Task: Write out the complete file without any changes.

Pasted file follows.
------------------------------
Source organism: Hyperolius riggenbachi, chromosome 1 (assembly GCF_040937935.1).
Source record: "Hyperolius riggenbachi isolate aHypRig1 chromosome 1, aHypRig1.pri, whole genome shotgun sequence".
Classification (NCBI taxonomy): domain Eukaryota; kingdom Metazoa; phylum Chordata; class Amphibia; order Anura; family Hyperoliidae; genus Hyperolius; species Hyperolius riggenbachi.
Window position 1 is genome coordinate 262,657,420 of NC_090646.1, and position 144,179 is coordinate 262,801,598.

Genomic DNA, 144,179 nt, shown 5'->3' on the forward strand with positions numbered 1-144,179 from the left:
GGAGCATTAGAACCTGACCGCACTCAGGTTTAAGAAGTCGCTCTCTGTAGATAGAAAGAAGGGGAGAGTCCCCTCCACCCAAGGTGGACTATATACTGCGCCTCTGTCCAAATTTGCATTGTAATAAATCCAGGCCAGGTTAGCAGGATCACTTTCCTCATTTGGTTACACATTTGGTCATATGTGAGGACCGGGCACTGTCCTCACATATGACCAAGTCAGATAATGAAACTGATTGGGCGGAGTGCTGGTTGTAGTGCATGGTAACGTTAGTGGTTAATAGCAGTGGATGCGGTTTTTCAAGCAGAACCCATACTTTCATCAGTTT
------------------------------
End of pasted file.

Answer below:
Source organism: Hyperolius riggenbachi, chromosome 1 (assembly GCF_040937935.1).
Source record: "Hyperolius riggenbachi isolate aHypRig1 chromosome 1, aHypRig1.pri, whole genome shotgun sequence".
Classification (NCBI taxonomy): domain Eukaryota; kingdom Metazoa; phylum Chordata; class Amphibia; order Anura; family Hyperoliidae; genus Hyperolius; species Hyperolius riggenbachi.
Window position 1 is genome coordinate 262,657,420 of NC_090646.1, and position 144,179 is coordinate 262,801,598.

Genomic DNA, 144,179 nt, shown 5'->3' on the forward strand with positions numbered 1-144,179 from the left:
GGAGCATTAGAACCTGACCGCACTCAGGTTTAAGAAGTCGCTCTCTGTAGATAGAAAGAAGGGGAGAGTCCCCTCCACCCAAGGTGGACTATATACTGCGCCTCTGTCCAAATTTGCATTGTAATAAATCCAGGCCAGGTTAGCAGGATCACTTTCCTCATTTGGTTACACATTTGGTCATATGTGAGGACCGGGCACTGTCCTCACATATGACCAAGTCAGATAATGAAACTGATTGGGCGGAGTGCTGGTTGTAGTGCATGGTAACGTTAGTGGTTAATAGCAGTGGATGCGGTTTTTCAAGCAGAACCCATACTTTCATCAGTTT